How to enroll in Medicare if you are turning 65, Most people become eligible for Medicare when they turn 65. Your Medicare enrollment steps will differ depending on whether or not you are collecting retirement benefits when you enter your Initial Enrollment Period (IEP).
- If you are receiving Social Security retirement benefits or Railroad Retirement benefits, you should be automatically enrolled in both Medicare Part A and Part B.
- If you are not receiving Social Security retirement benefits or Railroad Retirement benefits, you will need to actively enroll in Medicare.
If you are eligible for automatic enrollment, you should not have to contact anyone. You should receive a package in the mail three months before your coverage starts with your new Medicare card. There will also be a letter explaining how Medicare works and that you were automatically enrolled in both Parts A and B. If you get Social Security retirement benefits, your package and card will come from the Social Security Administration (SSA). If you get Railroad Retirement benefits, your package and card will come from the Railroad Retirement Board.
You should not turn down Part B unless you have insurance based on your or your spouse’s current work (job-based insurance). If you do not have job-based insurance and you turn down Part B, you may incur a premium penalty if you need to sign up for Medicare coverage in the future. Also, if your job-based insurance will pay secondary after you become eligible for Medicare, you should consider enrolling in Medicare in order to have primary coverage and pay less for your care.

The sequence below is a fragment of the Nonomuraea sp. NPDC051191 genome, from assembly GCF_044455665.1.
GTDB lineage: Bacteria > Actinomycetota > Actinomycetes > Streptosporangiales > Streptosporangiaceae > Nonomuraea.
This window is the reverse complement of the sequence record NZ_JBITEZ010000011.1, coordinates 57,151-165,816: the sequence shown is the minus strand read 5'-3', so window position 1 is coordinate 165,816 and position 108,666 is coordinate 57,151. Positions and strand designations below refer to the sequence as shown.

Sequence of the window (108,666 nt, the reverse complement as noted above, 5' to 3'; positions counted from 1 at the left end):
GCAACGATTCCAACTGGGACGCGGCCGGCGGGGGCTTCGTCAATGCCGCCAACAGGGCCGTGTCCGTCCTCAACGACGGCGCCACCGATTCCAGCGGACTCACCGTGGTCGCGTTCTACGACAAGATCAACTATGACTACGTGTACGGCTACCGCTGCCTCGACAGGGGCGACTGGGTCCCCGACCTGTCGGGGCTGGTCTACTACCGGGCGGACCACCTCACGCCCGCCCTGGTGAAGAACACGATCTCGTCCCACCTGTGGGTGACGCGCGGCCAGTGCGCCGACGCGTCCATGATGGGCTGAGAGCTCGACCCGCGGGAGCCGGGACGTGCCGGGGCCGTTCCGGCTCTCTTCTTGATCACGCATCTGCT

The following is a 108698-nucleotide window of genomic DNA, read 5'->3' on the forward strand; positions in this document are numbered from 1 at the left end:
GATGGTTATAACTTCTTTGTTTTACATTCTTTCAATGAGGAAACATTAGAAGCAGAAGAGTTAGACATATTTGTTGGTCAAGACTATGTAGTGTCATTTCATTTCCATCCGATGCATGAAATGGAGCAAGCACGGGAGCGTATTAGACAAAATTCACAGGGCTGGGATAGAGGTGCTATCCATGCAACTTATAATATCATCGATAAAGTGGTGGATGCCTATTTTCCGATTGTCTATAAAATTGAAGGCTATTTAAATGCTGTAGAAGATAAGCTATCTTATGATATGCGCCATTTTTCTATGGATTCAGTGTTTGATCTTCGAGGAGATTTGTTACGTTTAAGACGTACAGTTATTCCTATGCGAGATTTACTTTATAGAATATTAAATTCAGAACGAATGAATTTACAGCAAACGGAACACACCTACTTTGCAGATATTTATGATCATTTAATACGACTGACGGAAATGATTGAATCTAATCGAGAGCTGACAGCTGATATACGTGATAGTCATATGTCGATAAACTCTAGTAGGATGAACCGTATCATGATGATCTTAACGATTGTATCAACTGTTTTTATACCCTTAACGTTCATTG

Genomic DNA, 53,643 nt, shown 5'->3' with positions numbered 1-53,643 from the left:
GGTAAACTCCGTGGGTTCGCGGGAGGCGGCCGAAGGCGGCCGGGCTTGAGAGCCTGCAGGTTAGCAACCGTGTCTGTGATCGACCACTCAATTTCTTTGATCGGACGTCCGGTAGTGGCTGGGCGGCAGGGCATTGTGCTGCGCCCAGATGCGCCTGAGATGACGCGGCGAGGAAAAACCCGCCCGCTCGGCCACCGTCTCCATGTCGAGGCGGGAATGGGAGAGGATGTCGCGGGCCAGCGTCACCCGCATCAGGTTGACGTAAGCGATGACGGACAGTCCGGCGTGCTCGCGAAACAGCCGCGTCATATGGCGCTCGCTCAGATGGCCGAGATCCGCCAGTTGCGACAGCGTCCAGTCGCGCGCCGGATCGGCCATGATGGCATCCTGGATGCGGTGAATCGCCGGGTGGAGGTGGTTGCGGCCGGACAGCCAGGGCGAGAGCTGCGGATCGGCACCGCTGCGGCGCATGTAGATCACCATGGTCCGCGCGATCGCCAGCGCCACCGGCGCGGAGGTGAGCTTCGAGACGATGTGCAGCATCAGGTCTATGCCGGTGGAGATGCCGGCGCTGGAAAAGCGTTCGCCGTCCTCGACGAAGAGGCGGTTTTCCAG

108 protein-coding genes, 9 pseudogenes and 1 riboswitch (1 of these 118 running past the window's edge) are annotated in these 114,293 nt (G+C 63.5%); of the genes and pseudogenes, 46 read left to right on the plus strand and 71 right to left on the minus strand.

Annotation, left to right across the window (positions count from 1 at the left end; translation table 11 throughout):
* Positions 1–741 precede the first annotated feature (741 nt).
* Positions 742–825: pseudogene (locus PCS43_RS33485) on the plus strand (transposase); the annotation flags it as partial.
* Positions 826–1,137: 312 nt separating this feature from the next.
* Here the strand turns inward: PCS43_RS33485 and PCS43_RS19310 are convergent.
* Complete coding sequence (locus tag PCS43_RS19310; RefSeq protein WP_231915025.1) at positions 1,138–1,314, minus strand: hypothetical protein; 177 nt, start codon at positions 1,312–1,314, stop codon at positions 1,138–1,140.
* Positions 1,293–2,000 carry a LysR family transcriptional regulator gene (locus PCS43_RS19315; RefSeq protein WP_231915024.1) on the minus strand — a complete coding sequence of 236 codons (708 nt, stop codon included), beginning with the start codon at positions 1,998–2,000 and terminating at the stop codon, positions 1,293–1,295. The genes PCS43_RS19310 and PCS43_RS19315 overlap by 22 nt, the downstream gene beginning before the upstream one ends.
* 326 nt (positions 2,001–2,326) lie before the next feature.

If you are 65 but are not receiving Social Security retirement benefits or Railroad Retirement benefits, you will need to actively enroll in Medicare.
Signing up for Medicare
These steps below will help you if you need to actively enroll in Medicare.
If you decide to enroll in Medicare during your Initial Enrollment Period, you can sign up for Parts A and/or B by:
- Visiting your local Social Security office
- Calling Social Security at 800-772-1213
- Mailing a signed and dated letter to Social Security that includes your name, Social Security number, and the date you would like to be enrolled in Medicare
- Or, by applying online at www.ssa.gov
Always keep proof of when you tried to enroll in Medicare, to protect yourself from incurring a Part B premium penalty if your application is lost.
- Write down the names of any representatives you speak to, along with the time and date of the conversation.
- If you enroll through the mail, use certified mail, and request a return receipt.
- If you enroll at your local Social Security office, ask for a written receipt.
- If you apply online, print out and save your confirmation page.